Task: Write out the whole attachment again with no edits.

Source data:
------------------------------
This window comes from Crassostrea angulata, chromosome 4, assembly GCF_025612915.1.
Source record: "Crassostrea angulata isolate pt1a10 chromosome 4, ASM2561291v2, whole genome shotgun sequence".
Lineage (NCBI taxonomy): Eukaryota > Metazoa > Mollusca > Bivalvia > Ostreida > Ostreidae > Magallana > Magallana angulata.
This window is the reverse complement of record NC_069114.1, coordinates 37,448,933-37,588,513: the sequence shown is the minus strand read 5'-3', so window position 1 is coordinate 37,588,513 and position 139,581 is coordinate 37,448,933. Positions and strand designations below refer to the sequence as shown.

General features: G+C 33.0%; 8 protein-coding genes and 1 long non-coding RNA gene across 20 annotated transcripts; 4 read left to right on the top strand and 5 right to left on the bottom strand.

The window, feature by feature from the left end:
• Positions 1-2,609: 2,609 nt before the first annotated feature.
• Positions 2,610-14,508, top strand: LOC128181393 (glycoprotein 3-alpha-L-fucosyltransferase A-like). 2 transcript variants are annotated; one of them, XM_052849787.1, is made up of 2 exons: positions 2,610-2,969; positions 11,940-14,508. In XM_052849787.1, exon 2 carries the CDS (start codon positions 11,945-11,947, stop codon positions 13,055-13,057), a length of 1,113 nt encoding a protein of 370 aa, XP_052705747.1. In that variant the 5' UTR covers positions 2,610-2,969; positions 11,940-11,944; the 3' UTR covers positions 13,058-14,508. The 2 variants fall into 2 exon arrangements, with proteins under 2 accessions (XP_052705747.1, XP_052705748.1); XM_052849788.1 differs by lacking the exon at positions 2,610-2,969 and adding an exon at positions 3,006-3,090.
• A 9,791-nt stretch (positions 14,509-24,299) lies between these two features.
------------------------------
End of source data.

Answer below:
This window comes from Crassostrea angulata, chromosome 4, assembly GCF_025612915.1.
Source record: "Crassostrea angulata isolate pt1a10 chromosome 4, ASM2561291v2, whole genome shotgun sequence".
Lineage (NCBI taxonomy): Eukaryota > Metazoa > Mollusca > Bivalvia > Ostreida > Ostreidae > Magallana > Magallana angulata.
This window is the reverse complement of record NC_069114.1, coordinates 37,448,933-37,588,513: the sequence shown is the minus strand read 5'-3', so window position 1 is coordinate 37,588,513 and position 139,581 is coordinate 37,448,933. Positions and strand designations below refer to the sequence as shown.

General features: G+C 33.0%; 8 protein-coding genes and 1 long non-coding RNA gene across 20 annotated transcripts; 4 read left to right on the top strand and 5 right to left on the bottom strand.

The window, feature by feature from the left end:
• Positions 1-2,609: 2,609 nt before the first annotated feature.
• Positions 2,610-14,508, top strand: LOC128181393 (glycoprotein 3-alpha-L-fucosyltransferase A-like). 2 transcript variants are annotated; one of them, XM_052849787.1, is made up of 2 exons: positions 2,610-2,969; positions 11,940-14,508. In XM_052849787.1, exon 2 carries the CDS (start codon positions 11,945-11,947, stop codon positions 13,055-13,057), a length of 1,113 nt encoding a protein of 370 aa, XP_052705747.1. In that variant the 5' UTR covers positions 2,610-2,969; positions 11,940-11,944; the 3' UTR covers positions 13,058-14,508. The 2 variants fall into 2 exon arrangements, with proteins under 2 accessions (XP_052705747.1, XP_052705748.1); XM_052849788.1 differs by lacking the exon at positions 2,610-2,969 and adding an exon at positions 3,006-3,090.
• A 9,791-nt stretch (positions 14,509-24,299) lies between these two features.